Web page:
Architectural Neuroimmunology:
An interdisciplinary research project
exploring the impact of architectural
form on neuroinflammation


It is estimated that residents in developed economies spend up to 95.6% of their time in or around the built environment. This trend towards increased architectural exposure has attracted considerable research, particularly concerning its effects on human health. However, there is still relatively little known about the impact of architectural form on the human brain. The field of neuroarchitecture has emerged in an attempt to bridge this gap. From this scholarship, researchers have found evidence that exposure to specific variations in architectural form may mediate physiological stress responses within the body.

However, the significance of these findings may be greater than previously understood. Evidence from the field of neuroimmunology strongly suggests a causal relationship between physiological stress and neuroinflammation. Neuroinflammation, in turn, has been implicated in the development of multiple neurological disorders, including depression, dementia and schizophrenia.

What has yet to be directly considered, however, is the relationship between architectural design and neuroinflammation. In response, this research investigates the impact of visual exposure to selected architectural forms on neuroinflammatory responses. In doing so, this research aims to establish the field of architectural neuroimmunology and to support the creation of a healthier built environment.

This research is jointly funded by Cambridge Trust and Wolfson College’s Mary Hesse PhD Scholarship.


Although existing research has established the relationship between architectural form and physiological stress responses, and between physiological stress responses and neuroinflammation, this study seeks to close the gap by establishing more directly, the impact that architectural design has on neurological inflammatory responses.  While the full impact of neuroinflammation on human health is not well understood, this condition has been implicated in a range of pathologies from anxiety and depression to neurodegenerative disorders.  

The magnitude and severity of this problem is highly consequential. In 2021, for example, neurodegenerative conditions were the fifth leading cause of death globally. Furthermore, one out of four hospital beds in the United Kingdom is currently occupied by someone over 65 living with dementia. Although these conditions may arise as a result of multiple aetiologies, visual exposure to synthetic architectural forms may be a contributing factor. If in fact this is the case, this research, which examines not only architectural forms but virtual reality experiences of these forms, lends itself to a number of practical and cost-efficient solutions. These kinds of interventions may be critical in the future in developing a built environment which promotes human wellness and is consequently more socially, economically and environmentally sustainable.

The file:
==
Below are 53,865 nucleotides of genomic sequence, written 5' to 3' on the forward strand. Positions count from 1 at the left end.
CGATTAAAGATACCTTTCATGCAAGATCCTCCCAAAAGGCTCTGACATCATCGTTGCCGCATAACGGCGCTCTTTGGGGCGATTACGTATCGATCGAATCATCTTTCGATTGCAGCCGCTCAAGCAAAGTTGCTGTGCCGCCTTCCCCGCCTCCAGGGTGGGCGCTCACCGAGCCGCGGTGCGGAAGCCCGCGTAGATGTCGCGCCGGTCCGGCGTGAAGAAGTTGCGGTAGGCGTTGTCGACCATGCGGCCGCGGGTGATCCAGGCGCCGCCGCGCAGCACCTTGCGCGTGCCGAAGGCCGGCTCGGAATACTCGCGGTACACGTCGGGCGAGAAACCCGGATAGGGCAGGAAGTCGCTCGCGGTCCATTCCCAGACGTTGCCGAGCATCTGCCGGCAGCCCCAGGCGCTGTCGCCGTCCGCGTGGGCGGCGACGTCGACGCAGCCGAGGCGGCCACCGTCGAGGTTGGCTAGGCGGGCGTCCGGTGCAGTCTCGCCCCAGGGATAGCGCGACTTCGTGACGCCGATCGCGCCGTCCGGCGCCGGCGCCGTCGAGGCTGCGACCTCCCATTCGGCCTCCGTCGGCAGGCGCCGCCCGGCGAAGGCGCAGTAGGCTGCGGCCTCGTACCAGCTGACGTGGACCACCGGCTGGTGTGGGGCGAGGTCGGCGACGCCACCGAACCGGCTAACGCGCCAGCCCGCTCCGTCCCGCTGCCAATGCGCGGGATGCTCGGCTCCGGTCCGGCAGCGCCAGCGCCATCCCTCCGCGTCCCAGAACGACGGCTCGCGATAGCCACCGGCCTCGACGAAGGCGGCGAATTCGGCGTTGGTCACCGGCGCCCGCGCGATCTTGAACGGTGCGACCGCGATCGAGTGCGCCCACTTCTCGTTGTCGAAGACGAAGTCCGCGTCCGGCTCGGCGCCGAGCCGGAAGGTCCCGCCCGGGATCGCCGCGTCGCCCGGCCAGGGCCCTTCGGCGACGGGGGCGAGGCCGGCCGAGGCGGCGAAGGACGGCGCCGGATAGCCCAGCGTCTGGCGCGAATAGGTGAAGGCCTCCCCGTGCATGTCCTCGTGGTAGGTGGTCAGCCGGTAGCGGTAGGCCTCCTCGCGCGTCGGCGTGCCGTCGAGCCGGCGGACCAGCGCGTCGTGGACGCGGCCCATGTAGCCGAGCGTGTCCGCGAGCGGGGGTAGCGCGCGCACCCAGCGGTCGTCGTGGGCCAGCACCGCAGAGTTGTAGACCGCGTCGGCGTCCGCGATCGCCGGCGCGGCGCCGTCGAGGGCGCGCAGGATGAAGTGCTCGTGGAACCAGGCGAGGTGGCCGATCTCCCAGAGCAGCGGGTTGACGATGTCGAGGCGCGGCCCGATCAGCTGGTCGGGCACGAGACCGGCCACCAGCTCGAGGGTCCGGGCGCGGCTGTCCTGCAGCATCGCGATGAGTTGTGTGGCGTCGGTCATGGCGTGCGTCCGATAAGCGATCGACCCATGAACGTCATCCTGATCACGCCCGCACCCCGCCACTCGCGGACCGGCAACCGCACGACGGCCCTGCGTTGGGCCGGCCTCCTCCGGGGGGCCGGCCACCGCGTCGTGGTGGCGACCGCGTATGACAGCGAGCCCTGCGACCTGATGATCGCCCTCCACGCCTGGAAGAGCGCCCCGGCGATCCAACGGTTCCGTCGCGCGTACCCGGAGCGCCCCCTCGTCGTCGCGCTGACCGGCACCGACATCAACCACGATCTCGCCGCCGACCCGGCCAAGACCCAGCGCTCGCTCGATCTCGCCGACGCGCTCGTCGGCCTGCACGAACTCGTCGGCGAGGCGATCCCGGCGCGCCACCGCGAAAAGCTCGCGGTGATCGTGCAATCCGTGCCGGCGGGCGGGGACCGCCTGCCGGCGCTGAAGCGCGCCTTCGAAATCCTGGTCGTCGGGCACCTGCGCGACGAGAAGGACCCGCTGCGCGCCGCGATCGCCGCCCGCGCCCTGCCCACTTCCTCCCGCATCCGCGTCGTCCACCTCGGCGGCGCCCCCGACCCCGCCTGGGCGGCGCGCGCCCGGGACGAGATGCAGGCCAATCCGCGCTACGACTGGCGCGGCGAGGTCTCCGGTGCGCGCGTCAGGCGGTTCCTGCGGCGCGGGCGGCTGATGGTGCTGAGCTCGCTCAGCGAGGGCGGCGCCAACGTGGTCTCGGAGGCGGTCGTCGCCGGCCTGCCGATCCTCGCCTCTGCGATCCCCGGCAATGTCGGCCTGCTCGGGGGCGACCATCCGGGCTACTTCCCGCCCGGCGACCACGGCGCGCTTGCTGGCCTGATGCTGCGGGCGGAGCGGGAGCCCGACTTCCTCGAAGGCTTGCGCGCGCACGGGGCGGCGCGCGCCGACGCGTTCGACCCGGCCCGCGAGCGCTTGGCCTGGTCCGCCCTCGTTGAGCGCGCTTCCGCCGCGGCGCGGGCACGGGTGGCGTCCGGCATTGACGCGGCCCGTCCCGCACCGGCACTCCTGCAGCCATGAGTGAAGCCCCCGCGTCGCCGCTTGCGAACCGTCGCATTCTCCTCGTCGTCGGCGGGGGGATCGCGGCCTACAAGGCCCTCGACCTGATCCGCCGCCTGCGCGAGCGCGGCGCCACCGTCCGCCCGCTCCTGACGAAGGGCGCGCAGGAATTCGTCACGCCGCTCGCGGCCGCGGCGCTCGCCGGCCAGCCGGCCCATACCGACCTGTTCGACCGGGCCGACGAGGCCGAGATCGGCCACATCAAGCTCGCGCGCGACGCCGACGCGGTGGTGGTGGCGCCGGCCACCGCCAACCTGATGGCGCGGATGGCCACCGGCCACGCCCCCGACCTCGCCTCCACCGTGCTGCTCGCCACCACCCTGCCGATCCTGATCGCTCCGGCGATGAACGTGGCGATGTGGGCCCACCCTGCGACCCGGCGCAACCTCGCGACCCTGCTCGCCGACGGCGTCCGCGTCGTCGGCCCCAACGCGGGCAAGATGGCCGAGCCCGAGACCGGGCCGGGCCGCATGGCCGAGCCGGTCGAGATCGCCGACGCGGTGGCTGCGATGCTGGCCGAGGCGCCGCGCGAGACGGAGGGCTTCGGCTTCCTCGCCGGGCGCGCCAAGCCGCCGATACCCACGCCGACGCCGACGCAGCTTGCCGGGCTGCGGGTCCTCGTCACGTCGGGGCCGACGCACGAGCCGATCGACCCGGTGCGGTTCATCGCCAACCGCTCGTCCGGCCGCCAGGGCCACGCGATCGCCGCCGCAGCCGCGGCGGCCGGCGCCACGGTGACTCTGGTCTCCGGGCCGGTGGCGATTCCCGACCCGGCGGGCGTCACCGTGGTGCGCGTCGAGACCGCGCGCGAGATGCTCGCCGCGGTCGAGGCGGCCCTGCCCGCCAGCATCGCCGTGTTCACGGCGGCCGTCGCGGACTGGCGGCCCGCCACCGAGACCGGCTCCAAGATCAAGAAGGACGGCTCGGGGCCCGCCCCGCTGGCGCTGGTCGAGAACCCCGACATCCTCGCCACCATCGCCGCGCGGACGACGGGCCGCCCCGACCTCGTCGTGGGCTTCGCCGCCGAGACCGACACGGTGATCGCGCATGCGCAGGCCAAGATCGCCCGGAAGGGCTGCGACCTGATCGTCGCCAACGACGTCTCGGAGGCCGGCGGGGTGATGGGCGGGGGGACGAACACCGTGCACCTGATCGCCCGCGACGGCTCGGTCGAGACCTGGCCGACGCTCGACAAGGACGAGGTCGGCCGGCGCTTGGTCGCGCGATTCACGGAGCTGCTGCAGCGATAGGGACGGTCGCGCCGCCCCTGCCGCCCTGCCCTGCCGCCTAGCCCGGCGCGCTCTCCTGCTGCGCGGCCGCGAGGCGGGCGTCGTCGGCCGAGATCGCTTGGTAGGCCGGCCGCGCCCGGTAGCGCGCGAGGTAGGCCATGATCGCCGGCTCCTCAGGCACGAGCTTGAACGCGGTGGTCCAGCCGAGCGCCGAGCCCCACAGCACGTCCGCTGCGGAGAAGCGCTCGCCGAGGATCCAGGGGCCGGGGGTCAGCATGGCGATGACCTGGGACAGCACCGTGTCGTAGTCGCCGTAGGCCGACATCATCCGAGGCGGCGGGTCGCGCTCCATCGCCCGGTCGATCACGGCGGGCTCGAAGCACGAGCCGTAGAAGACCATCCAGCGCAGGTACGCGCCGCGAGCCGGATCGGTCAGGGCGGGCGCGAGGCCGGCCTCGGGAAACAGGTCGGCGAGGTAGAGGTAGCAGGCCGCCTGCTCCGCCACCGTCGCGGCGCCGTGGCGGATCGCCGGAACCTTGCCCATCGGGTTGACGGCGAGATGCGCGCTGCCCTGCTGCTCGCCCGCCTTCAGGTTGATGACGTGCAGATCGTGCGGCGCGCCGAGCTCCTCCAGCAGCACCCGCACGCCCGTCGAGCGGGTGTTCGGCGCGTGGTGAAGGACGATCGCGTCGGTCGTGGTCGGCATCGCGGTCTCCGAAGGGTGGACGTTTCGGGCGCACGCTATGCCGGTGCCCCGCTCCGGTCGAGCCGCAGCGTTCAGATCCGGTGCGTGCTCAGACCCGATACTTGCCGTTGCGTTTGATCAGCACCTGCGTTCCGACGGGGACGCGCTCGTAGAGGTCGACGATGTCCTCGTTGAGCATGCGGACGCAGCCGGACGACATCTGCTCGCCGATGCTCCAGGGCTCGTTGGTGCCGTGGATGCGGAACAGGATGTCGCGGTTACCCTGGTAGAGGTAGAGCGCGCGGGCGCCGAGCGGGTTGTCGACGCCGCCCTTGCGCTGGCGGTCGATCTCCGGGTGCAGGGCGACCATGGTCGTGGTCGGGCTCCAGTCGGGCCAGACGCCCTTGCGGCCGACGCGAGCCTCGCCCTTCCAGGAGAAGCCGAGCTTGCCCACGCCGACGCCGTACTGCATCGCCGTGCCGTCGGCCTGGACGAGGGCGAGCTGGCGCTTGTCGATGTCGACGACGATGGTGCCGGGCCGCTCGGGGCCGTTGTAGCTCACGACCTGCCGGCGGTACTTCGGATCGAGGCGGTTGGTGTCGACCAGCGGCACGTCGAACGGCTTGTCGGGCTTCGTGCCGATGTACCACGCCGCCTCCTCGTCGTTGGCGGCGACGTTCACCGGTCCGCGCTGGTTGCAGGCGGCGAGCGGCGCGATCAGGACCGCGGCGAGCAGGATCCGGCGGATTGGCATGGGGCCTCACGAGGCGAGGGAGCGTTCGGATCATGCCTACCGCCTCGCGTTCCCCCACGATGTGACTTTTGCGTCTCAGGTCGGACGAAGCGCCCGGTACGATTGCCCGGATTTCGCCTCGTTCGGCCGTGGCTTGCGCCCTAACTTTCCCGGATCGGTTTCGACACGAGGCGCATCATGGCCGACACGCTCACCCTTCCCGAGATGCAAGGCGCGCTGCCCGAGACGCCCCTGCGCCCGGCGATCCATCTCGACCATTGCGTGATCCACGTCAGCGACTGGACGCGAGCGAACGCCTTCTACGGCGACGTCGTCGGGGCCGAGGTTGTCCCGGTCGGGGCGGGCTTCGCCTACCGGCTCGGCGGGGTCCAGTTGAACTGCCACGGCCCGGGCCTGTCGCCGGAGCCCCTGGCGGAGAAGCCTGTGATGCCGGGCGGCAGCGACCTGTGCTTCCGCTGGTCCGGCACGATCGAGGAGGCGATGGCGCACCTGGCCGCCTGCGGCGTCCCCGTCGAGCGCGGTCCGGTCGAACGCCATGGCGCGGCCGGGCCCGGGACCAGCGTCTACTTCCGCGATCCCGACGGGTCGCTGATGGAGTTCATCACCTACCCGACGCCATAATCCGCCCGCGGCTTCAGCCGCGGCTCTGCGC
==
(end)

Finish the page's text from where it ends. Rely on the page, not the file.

Architectural Allostatic Overloading: Exploring a Connection between Architectural Form and Allostatic Overloading
International Journal of Environmental Research and Public Health, 2023

Health Implications of Virtual Architecture: An Interdisciplinary Exploration of the Transferability of Findings from Neuroarchitecture
International Journal of Environmental Research and Public Health, 2023

The Impact of Architectural Form on Physiological Stress: A Systematic Review
Frontiers in Computer Science, 2024

Architectural Neuroimmunology: A Pilot Study Examining the Impact of Biophilic Architectural Design on Neuroinflammation Using Quantitative Electroencephalography
Publication Forthcoming, 2024

Neuroarchitecture and Bioethics: Investigating Ethical Implications of Recent Advances in the Field of Neuroarchitecture
Publication Forthcoming, 2024


Cleo is a Vice Chancellor's Doctoral Scholar at the University of Cambridge. Her research, conducted under joint supervision from the Department of Architecture and the Computational Neuroscience Group, focuses on examining the impact of visual exposure to architectural forms on allostatic activity and neuroinflammatory responses. In doing so, this research aims to establish the emerging field of architectural neuroimmunology. Cleo has delivered lectures on neuroarchitecture and architectural neuroimmunology at Harvard University Graduate School of Design, the University of Cambridge, and the London School of Architecture. She has held positions as the Neuroaesthetics Fellow at The Centre for Conscious Design and as a guest tutor at the Royal College of Art and the Architecture Association in London. She is currently an affiliated researcher at the University College London Spatial Cognition Lab and an associate at Cambridge Architectural Research Ltd., where she provides consultancy services on public health and architecture.

Cleo holds an MPhil in Architecture and Urban Studies from the University of Cambridge, an MSc in Sustainable Urban Development from the University of Oxford and a Bachelor’s in Urban Systems and Economics from McGill University and the University of Copenhagen.